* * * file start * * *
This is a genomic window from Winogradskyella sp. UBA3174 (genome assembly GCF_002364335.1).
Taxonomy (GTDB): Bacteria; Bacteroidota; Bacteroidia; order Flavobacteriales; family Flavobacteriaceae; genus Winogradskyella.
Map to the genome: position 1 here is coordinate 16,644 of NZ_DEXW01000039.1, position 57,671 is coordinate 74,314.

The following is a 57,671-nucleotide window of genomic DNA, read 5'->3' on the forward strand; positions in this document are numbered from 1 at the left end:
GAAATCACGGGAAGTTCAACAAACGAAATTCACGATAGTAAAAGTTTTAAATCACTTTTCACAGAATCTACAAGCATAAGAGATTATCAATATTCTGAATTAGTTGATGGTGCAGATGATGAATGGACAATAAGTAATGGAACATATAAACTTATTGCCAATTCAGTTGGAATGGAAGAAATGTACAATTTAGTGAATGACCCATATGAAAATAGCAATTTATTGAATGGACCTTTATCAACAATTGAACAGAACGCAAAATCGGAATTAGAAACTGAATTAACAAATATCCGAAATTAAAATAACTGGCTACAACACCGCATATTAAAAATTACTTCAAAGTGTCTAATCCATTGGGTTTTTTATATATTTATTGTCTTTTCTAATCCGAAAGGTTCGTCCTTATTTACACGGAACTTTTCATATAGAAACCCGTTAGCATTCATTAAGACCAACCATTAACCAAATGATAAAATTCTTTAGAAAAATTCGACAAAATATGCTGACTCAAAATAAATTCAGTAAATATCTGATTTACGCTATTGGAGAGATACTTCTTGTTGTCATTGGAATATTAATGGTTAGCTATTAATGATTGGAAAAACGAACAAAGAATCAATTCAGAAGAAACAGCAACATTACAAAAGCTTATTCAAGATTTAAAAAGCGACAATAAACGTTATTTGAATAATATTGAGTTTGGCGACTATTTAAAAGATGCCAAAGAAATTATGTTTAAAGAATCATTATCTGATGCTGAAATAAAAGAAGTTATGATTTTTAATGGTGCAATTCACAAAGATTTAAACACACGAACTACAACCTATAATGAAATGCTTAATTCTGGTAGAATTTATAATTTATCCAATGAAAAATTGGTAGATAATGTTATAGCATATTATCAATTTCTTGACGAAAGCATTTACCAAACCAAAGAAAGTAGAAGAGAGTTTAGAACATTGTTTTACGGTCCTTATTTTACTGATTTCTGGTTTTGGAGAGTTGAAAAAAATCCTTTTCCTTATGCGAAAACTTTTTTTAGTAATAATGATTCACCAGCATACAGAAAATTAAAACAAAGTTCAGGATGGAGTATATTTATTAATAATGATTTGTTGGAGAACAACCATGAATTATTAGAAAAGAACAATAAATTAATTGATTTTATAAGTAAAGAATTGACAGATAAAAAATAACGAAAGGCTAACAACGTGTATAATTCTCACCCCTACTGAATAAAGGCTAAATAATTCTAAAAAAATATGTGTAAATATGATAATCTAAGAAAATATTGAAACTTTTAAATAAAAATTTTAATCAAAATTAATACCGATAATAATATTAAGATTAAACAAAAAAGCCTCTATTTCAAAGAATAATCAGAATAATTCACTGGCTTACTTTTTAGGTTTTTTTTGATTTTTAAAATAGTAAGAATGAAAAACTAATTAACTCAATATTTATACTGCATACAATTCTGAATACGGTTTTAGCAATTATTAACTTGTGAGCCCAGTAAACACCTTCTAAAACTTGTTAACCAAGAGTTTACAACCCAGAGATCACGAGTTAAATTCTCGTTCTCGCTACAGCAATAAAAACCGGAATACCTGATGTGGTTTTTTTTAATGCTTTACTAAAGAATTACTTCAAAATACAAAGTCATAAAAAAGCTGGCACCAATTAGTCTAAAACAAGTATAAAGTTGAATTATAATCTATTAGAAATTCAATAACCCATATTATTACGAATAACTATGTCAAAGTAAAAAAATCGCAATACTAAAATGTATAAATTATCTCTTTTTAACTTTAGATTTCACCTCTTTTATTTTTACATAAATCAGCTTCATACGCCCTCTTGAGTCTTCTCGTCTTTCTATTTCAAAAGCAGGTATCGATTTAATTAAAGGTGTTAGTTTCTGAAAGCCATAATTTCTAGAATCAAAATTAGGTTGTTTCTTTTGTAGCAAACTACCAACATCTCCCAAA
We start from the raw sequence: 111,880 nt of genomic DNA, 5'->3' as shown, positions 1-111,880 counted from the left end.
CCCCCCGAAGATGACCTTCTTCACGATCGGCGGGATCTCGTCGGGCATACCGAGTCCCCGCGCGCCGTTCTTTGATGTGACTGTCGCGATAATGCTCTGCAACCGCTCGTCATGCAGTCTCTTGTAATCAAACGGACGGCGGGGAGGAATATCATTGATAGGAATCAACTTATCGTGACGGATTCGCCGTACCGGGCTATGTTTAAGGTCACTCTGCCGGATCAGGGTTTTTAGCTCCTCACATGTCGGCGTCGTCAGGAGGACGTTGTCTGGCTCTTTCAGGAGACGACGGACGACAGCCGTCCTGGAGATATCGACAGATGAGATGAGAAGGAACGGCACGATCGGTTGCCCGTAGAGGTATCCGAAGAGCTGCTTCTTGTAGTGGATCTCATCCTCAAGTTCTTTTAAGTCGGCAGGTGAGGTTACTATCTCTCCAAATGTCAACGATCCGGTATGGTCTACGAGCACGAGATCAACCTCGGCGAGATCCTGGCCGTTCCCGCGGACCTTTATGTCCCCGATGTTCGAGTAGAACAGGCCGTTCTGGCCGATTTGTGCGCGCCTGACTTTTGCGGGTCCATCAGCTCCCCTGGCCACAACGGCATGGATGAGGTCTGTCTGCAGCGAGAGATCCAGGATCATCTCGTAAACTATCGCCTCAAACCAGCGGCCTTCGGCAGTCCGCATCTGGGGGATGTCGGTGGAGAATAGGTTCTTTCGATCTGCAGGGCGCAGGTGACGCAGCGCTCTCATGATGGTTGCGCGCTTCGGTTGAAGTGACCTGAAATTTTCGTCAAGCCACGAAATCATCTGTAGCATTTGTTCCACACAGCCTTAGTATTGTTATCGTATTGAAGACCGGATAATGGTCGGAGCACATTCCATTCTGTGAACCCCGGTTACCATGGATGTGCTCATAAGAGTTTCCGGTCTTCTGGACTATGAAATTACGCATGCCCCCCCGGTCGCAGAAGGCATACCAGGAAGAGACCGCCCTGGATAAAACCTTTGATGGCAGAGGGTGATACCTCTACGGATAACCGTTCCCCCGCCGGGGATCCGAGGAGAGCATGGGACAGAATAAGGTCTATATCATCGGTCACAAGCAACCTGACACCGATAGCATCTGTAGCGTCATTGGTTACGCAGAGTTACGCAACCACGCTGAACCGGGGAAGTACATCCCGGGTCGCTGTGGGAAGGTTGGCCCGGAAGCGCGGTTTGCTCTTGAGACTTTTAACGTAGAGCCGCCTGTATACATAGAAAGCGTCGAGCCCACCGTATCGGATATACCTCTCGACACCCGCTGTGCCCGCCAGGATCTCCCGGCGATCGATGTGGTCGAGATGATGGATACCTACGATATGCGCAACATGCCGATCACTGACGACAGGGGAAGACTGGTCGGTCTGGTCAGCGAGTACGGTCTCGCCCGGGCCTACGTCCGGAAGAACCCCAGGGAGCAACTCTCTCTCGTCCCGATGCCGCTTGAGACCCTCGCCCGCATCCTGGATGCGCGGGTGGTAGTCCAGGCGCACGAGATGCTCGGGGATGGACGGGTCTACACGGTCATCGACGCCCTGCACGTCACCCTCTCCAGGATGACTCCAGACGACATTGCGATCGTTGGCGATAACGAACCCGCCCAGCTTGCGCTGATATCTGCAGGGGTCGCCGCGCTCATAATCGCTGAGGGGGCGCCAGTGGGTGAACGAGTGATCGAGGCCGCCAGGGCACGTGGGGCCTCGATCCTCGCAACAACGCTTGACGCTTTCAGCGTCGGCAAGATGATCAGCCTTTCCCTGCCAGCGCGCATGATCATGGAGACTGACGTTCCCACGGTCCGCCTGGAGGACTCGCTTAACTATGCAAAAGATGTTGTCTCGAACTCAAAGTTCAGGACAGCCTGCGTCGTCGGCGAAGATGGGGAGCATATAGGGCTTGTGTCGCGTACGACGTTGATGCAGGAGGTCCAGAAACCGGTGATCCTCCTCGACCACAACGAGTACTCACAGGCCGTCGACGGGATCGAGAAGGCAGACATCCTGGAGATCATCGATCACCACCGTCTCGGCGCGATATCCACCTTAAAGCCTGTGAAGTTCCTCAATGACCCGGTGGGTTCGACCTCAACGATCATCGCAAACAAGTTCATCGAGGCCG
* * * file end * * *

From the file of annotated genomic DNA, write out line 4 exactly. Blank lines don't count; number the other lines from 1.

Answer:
The following is a 57,671-nucleotide window of genomic DNA, read 5'->3' on the forward strand; positions in this document are numbered from 1 at the left end: